Stolen Election: Stacey Abrams and the Enduring Legacy of Reconstruction
(Originally published on January 12, 2019)
Stacey Abrams lost the election for Georgia's Governorship - or so the record shows. But really, did she?
In Georgia, GOP voter suppression efforts were in full swing before and during the last election. Even a cursory review of the data raises serious questions about the integrity of the voting rolls. And this is not by accident.
Georgia is a prime example of what has been happening throughout the country and will continue to deprive significant portions of the American electorate of having a real say in their democracy. Since before 2013, when the Supreme Court gutted the Voting Rights Act--courtesy of Justice Roberts--the GOP has successfully waged a war on minority voters and other voters more likely to vote for Democratic candidates. In her book "One Person, No Vote," Carol Anderson draws a near-perfect arch between post Civil War Reconstruction and Jim Crow laws to current GOP efforts. This arch does not bend towards justice. The reality is that until and unless we--the public, the Democratic Party, and its allies--address this particular issue, we are re-arranging deck chairs on the sinking Titanic of our democracy.
So let's look at the numbers.
Brian Kemp, who was running against Stacey Abrams and was Georgia's Secretary of State, cancelled 591,000 inactive voter registrations. The basis for these cancellations was that the voters were supposedly deceased, had moved, or were felons. In addition, Kemp purged 107,000 voters for not voting or not responding to a notice that they were about to be purged. In other words, the mere failure to respond to a notice resulted in deprivation of a basic constitutional right. In addition, 53,000 voters were considered as "mismatched" and placed on "pending" status, subject to verification. The problem with all of these numbers is not the utter lack of accountability (more on this later) but, more concerning, how targeted these purges and "mismatches" were.
According to The Root, 63% of purged registration were for black voters. But the black population of Georgia is 30.5% of the state. How then did the voter purge over represent that particular democratic by 100%? In addition, of the "pending" registrations, 70% were for black voters. This means that out of the voting population, 37,000 people of color saw their vote suspended without being notified of this fact. They only found out at the polling locations, when it was too late to do anything about it.
The fact that the man responsible for these purges was not only running but was directly benefited from these losses of voting rights should alarm anyone who even remotely cares about living in a democracy.
"In a single day, more than half a million people (8 percent of Georgia's registered voters) were cut from voter rolls. Republican Secretary of State Brian Kemp . . . oversaw the removals eight months after he'd declared himself a candidate for governor." https://www.apmreports.org/story/2018/10/19/georgia-voter-purge
While defenders of the practice argue that "use it or lose it," as it is called, is constitutional and non-discriminatory, the only data available most definitely indicates a racially disparate impact. Georgia does not actually keep records of why it purges voters, individually. It merely declares that it is applying its policy. But there is no way to actually verify this. The outcome is simply accepted as a result of that policy.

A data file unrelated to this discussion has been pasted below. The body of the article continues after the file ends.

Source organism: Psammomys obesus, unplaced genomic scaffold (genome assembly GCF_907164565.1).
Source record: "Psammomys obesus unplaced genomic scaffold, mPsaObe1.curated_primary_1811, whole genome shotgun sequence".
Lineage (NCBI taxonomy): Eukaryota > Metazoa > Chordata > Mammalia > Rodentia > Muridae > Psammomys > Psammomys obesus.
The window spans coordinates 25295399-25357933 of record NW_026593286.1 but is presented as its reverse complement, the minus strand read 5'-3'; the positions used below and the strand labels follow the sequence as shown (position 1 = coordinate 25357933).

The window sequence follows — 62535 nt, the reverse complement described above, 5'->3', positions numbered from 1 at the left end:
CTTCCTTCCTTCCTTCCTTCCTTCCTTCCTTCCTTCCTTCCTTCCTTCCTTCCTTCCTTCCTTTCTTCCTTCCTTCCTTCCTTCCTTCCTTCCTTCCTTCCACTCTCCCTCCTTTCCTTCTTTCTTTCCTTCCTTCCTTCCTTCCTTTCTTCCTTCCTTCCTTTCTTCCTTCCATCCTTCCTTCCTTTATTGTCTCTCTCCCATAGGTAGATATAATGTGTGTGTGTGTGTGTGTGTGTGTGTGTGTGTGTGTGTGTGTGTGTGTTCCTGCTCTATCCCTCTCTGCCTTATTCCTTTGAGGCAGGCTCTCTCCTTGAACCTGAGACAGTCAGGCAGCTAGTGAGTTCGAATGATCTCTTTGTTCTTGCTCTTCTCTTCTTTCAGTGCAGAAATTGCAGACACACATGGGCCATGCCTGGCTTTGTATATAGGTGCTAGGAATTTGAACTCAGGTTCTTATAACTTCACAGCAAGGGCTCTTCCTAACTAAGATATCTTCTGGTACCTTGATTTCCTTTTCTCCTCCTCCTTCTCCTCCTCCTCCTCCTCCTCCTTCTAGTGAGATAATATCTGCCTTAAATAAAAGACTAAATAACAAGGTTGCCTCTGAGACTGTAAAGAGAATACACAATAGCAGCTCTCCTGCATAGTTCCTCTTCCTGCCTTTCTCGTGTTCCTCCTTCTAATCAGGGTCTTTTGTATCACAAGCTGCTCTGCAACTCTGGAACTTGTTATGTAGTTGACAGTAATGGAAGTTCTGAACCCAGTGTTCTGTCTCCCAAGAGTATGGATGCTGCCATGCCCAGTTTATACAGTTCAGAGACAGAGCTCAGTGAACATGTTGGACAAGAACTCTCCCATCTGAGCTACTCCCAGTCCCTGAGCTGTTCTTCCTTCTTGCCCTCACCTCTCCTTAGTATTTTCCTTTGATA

In addition to the above, Kemp routinely shut down or changed voting locations in Georgia's rural black counties. See https://www.theroot.com/is-that-all-you-got-georgia-organizations-were-ready-f-1829702677
And before someone trots out the argument that I am assuming black voters would vote for Stacey Abrams over Brian Kemp, they did: at a rate of 92%. White voters, on the other hand, voted for Kemp at a rate of 72%. Kemp knows where "his toast gets buttered." The final margin came down to approximately 50,000--far less than the number Kemp conveniently got rid of through purges.
This is shameful. It is nothing less than a continuation of America's long history of voter disenfranchisement of the poor and attacks on black voters particularly. As long as people like Kemp and his ilk can choose their constituents, instead of being chosen by the constituents, we will continue to fail on our promise of democracy. We will also be missing on the opportunity to have phenomenal leaders, especially female and diverse leaders, like Stacey Abrams. This is rage-inducing and harmful to our country.
Enough. One person, one vote. Every time, every year, in every state. This is what we should be striving for.
What can you do?
Oppose voter ID laws or demand that any Government-issued ID be acceptable, including public housing IDs, military IDs, college IDs, government benefit IDs, birth certificates, and passports;
Demand abolition of "use it or lose it" policies;
Demand longer early voting periods;
Demand that every election day be a Federal Holiday;
Demand mail-in voting from your State legislature; and
Impose fines and jail time for voter suppression efforts.
This is a race issue. This is also a gender issue. Women are more likely to run, and win, for the Democratic Party. The same is true of people of color. When GOP efforts disenfranchise black voters and poor voters, they are stopping people of color and women from reaching the levers of power, both as citizens and candidates. It is imperative for all of us and the Democratic Party in particular to put an end to it. Anything less is a tacit acceptance that a status quo favoring men and whites is acceptable to those already in power.
Refuse to accept this as status quo. Fight back.